Perhaps no industry has changed more over the last decade than healthcare. Innovations in pharmaceuticals, surgery and even business models have changed the way all of us receive health care. One thing that hasn’t changed is men’s historical reluctance to see a doctor, especially for preventative care. Mike Whitfield thinks he can change that.
Whitfield, a Conway resident, is the founder and business director of Epoch Health (pronounced epic). Epoch Health is the first and only men’s health care chain in the country that focuses on complete health care for men. The first Epoch Health opened in Little Rock in 2012. In 2013, Epoch Health was acquired by Arkansas Urology, Arkansas’ largest urology practice. Today, there are open locations in North Little Rock; Springfield, Mo.; and a new temporary clinic in Conway. Epoch is currently building a new flagship clinic in Little Rock and renovating a permanent space in Conway. Nationally, Epoch is developing new Locations in Columbia and St. Louis, Mo.; Chicago, Ill.; and Anchorage, Ak., with many more on the horizon.
Scott Davis, CEO of Arkansas Urology explained the strategy that drove the 2013 acquisition. "There has been a proliferation of testosterone clinics in this country. The reality is patients were leaving traditional urology clinics or their primary care physician to go into these retail type clinics," said Davis. "The unfortunate trade-off was that they were frequently leaving behind the physicians who were best prepared to assess their total health."
Davis said that Arkansas Urology was in the process of developing its own clinic or business to compete with that trend. "Fortunately, we were able to acquire the Epoch brand. This differentiates our model of care from every other "Low T" (low testosterone) focused clinic in the state. In a marketplace filled with trendy and sometimes nonmedical solutions Epoch Health provides an environment where men can feel confident in the safety of their treatment through legitimate medical practices."
Dr. Tim Langford, president of Arkansas Urology echoes the strength of the model. "The services offered by Arkansas Urology complement Epoch Health’s brand. We’re merging decades of men’s health experience into one organization. It’s a combination of Arkansas Urology’s physician expertise and Epoch Health’s ability to reach and screen large numbers of patients."
Those screenings may be the single biggest distinguishing factor of the Epoch Health experience. "Our model isn’t designed around getting guys on testosterone. It’s designed around preventative care and identifying the causes of the symptoms men are feeling to place them on the proper treatment to live healthier and feel better," said Whitfield. "It’s about true men’s health and improving quality of life, not just testosterone therapy."
Whitfield said that the screenings are comprehensive and test signs of colon, bladder and prostate cancer. They also seek to diagnose malnourishment and nutritional deficiencies, sleep disorders, heart health and much more. "Epoch is comprehensive men’s health care. Though many men we see are candidates for testosterone therapy, we look at everything we can. Our approach is about a lot more than hormonal issues. We don’t consider it safe to jump into treatment without doing a full and proper screening. The best part is, we are affiliated with a non-profit that allows for our initial screening to be completely free to any man who walks in the door. "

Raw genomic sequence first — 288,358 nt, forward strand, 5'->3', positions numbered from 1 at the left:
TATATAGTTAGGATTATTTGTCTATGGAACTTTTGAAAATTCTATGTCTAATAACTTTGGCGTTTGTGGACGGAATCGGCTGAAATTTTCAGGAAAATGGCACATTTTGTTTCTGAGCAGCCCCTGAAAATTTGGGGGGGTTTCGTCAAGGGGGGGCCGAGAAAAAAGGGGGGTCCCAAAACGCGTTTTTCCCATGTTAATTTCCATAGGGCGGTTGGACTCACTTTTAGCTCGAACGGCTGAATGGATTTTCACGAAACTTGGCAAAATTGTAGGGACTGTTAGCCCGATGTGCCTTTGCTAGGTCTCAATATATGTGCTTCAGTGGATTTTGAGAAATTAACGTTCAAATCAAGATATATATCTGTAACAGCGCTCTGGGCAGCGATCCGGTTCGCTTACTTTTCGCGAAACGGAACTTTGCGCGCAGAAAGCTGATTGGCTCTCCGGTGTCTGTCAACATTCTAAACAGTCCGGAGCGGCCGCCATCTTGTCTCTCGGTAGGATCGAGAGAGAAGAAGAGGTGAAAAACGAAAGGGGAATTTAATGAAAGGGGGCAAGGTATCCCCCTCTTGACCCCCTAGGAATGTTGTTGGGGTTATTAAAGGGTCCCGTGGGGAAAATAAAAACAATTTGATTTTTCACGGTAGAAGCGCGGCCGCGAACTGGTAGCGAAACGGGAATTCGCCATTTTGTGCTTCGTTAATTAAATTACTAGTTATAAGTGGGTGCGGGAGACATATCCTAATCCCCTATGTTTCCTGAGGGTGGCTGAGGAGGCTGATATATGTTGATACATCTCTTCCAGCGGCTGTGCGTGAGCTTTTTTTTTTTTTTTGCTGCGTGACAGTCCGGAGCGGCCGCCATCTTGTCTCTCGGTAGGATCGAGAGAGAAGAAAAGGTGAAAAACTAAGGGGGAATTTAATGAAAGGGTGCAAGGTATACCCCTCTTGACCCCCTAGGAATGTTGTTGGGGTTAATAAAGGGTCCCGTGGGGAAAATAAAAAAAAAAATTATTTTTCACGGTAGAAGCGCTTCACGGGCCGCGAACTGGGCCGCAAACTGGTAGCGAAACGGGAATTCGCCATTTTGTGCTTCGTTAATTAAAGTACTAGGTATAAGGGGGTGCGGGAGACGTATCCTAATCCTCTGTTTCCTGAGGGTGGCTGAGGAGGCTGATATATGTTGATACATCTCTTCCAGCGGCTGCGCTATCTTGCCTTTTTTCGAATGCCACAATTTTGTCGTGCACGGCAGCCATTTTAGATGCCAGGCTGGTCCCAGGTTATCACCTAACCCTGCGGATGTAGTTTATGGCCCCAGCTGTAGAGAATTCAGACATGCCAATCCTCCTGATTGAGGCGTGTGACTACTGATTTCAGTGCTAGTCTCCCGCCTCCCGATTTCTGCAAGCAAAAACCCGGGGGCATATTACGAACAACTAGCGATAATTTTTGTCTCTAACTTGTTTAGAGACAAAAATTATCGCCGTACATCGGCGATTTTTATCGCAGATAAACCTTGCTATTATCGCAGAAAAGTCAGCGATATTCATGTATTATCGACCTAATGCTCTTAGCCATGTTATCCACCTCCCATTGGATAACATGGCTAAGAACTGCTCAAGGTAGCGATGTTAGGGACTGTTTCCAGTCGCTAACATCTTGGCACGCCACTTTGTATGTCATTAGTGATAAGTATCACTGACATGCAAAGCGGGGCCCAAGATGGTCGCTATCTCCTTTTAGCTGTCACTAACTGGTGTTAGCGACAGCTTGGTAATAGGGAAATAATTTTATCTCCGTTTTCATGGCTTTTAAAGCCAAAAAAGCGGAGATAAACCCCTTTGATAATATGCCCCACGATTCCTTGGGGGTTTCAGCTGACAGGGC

On June 16, Epoch Health opened a temporary Conway location to serve area patients. The temporary office is currently open on Mondays only from 8 a.m. to 6 p.m. It is next door to their permanent location at 800 Exchange Ave. (the corner of Exchange Avenue and Dave Ward Drive, across from Acxiom). Renovations to their permanent location should be complete early this fall. Even though Epoch has only been open a month and only sees patients one day a week, Whitfield says the response has been exciting. "The volume of patients is increasing every week. We’ve not ‘officially’ opened our location or marketed in this area and already dozens of men are coming in. We anticipate seeing between 500 and 600 guys per week when we’re fully operational."
The Conway clinic will be overseen by Dr. Richard D’anna of Arkansas Urology and staffed by Dr. Thom DeGraff. Dr. Degraff is a men’s health specialist, a preventative health care expert and a United States Air Force flight surgeon. Once in their permanent location, the clinic will see patients Monday-Friday from 8 a.m. to 6 p.m. Whitfield says that Epoch Health can offer speed and convenience without sacrificing quality of care. "We’ve created a hybrid clinical model. People associate specialists and specialized care with long waits. With a combined visit and wait time of only about 20 minuets, we are going to be a convenient health care provider that men want to come see. There is no such thing as a ‘man doctor.’ There aren’t physicians designed for specifically for them. That’s the niche we want to fill — to become the men’s health specialists. With the free screening service we provide to the community, there is no excuse for any man to skip coming in to get checked out, it could just save his life"
For more information about Epoch Health visit EpochMensHealth.com.